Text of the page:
The space of the city
Keynote speaker Professor Tim Stonor and colleague Nicholas Francis (Space Syntax) share their thoughts on how the space of the city plays a fundamental role in achieving sustainable urban development.
In recent years, cities worldwide have begun to take the lead over national governments in planning and acting on unsustainable development and to become resilient to climate change, particularly through city networks such as the C40 group.
This is a profound shift in thinking. In the UK particularly, cities spent much of the 20th century being perceived as problems, but are now widely recognised as places of opportunity which play a fundamental role in national social and economic life. The Foresight Future of Cities Project, looking at UK cities in 2065, shows how far this turnaround has come.
The space of the city
Cleaner, less congested and more efficient cities could have enormous environmental, social and economic benefits.
However, sustainability is not just about making the stocks and flows of resources that constitute the ‘metabolism’ of the city more efficient or circular. Nor is it simply about more efficient buildings; the carbon reductions achieved in a year of eco-building can be easily wiped out in an afternoon of lazy, car-dependent masterplanning.
I contend that the key element of achieving sustainable urban development is to understand the space of the city.
“achieving sustainable urban development is to understand the space of the city.”
Commonly overlooked in favour of pipes, cables and concrete, spatial layout is the defining critical infrastructure of the city. Space shapes how we move, interact and transact; it organises the environmental, social and economic performance of the city.
Understanding the spatial network can bring the interdependent imperatives of sustainable living, resource security, infrastructure and connectivity into focus at once.
A problem of fragmentation
With this in mind, it is apparent that the means by which urban places are ‘greened’ is, above all, a design problem.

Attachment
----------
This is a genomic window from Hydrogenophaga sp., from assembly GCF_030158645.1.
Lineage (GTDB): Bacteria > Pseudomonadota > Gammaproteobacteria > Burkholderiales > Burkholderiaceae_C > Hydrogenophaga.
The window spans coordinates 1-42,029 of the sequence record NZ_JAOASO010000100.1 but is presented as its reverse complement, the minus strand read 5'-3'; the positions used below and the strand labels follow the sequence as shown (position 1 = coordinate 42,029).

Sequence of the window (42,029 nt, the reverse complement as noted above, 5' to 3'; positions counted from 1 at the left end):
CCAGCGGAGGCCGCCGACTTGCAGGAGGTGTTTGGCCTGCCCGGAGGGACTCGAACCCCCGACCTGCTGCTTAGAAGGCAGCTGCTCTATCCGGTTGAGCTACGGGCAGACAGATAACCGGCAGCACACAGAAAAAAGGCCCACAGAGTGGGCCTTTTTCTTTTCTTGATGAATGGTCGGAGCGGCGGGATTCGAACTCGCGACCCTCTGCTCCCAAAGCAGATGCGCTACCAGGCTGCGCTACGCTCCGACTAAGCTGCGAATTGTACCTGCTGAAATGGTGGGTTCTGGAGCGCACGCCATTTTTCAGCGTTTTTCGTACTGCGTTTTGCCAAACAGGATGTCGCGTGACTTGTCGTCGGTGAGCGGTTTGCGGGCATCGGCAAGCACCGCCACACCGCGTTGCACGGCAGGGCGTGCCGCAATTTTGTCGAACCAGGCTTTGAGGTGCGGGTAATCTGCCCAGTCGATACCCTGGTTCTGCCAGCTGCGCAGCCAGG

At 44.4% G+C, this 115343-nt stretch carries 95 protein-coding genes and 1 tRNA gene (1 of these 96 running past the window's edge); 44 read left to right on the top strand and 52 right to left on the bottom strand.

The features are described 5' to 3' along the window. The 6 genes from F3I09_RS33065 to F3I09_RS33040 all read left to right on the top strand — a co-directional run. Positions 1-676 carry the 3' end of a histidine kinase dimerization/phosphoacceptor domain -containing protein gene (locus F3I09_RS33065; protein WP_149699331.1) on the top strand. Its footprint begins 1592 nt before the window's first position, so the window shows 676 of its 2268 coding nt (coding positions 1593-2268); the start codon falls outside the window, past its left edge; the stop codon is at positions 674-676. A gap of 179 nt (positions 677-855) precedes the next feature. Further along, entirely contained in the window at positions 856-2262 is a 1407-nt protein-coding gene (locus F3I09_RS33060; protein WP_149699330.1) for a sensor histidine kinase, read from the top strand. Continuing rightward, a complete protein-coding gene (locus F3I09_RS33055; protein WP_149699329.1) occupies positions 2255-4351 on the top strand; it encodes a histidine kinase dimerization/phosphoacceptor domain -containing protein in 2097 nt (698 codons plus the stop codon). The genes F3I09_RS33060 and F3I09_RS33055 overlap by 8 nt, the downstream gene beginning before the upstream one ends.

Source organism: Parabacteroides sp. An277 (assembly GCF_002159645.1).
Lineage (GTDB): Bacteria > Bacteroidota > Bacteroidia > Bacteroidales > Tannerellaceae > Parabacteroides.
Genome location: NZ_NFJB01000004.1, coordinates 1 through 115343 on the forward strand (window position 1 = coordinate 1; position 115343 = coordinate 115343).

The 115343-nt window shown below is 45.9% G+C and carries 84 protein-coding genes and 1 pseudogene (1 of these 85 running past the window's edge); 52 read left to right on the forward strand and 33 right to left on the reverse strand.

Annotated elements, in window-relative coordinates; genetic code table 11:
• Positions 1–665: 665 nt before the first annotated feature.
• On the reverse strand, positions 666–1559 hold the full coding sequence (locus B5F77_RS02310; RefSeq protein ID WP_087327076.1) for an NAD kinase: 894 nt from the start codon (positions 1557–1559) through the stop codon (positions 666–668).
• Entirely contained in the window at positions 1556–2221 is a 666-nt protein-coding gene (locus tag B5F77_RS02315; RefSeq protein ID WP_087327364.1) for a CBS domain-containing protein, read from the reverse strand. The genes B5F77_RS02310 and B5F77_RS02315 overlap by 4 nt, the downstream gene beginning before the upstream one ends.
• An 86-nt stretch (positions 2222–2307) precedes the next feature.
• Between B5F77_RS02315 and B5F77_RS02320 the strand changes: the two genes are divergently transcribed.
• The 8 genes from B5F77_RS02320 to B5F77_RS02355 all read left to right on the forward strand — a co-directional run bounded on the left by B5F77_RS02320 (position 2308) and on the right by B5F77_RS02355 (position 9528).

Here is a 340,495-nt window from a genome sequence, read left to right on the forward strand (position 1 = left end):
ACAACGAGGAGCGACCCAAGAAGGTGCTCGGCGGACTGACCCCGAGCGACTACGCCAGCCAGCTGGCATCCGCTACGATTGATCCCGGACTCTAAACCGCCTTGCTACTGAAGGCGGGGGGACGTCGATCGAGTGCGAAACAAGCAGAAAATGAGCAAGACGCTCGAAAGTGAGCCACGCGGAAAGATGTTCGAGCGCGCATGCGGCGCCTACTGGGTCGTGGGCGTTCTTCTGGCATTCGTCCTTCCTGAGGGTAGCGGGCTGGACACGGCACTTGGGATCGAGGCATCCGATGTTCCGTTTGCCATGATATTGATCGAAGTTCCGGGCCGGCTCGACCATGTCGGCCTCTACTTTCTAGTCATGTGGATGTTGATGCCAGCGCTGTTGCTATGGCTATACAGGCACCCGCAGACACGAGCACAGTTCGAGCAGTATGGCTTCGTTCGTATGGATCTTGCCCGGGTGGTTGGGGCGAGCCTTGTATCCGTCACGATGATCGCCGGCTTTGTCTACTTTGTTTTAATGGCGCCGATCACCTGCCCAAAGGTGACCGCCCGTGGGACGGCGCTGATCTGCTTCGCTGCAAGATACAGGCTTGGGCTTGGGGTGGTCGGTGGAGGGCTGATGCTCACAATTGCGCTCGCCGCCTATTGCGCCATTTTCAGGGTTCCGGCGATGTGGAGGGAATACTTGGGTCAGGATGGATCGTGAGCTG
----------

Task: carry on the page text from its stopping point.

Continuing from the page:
Too much of what we see proposed falls far short, dividing the city between the ‘green’, ‘blue’ and ‘grey’.
Crucially, by separating the urban landscape into local places connected by roads dominated by cars, a vital middle level of urbanism has been left out. The outcome is fragmentation. Fragmented urbanism risks harming the social, economic and environmental health of cities.
So, how can we integrate green spaces and green infrastructure into the network of the city rather than having it divide us from our jobs, services and each other?
It should be to see the ‘grey’ city as an ecological object. We should acknowledge that the city is itself a network of streets and spaces that are simultaneously landscape corridors and conduits of human movement, community relations, commerce and ideas.
A ‘green’ city is a spatial network of seamless connections, not one fragmented between the urban and green space.
“A ‘green’ city is a spatial network of seamless connections…”
A science of cities
An emerging field of urban technologies – a science of cities – will help us inform future urban designs and appraise propositions to ‘green’ cities. Space Syntax has been pioneering and developing an evidence-based approach to a science of cities over the past 25 years.
Using processes of Integrated Urban Modelling allows us to investigate and appraise the social, economic and environmental performance of different development scenarios of cities and urban places. It allows us to be spatially intelligent with our cities.
“Integrated Urban Modelling… allows us to be spatially intelligent with our cities.”
Integrated urban modelling can bring these different groups together to facilitate meaningful action towards sustainable cities. It enables us to overcome the disciplinary fragmentation between developer, architect, planner and mayor.
In return, it will enable us to take stewardship of our cities for the next generation.
The Building Prosperous Cities conference is an ideal a forum to discuss these ideas further, ensuring the established science of cities meets the emerging science of natural capital.
 Barber, B. (2013) If Mayors Ruled the World: dysfunctional nations, rising cities. New Haven: Yale University Press in Clift, R., Druckman, A., Christie, I., Kennedy, C. and Keirstead, J. (2015) Urban Metabolism: a review in the UK context. London: Government Office for Science.
Tim Stonor is an architect and urban planner who has devoted his career to the analysis and design of human behaviour patterns – the ways in which people move, interact and transact in buildings and urban places. He is an internationally recognised expert in the design of spatial layouts and, in particular, the role of space in the generation of social, economic and environmental value.
Nicholas Francis is a Senior Consultant at Space at Space Syntax with a particular focus on Urban Policy and Foresight. Previously, Nick led the research for the Foresight Future of Cities project at the UK Government Office for Science.
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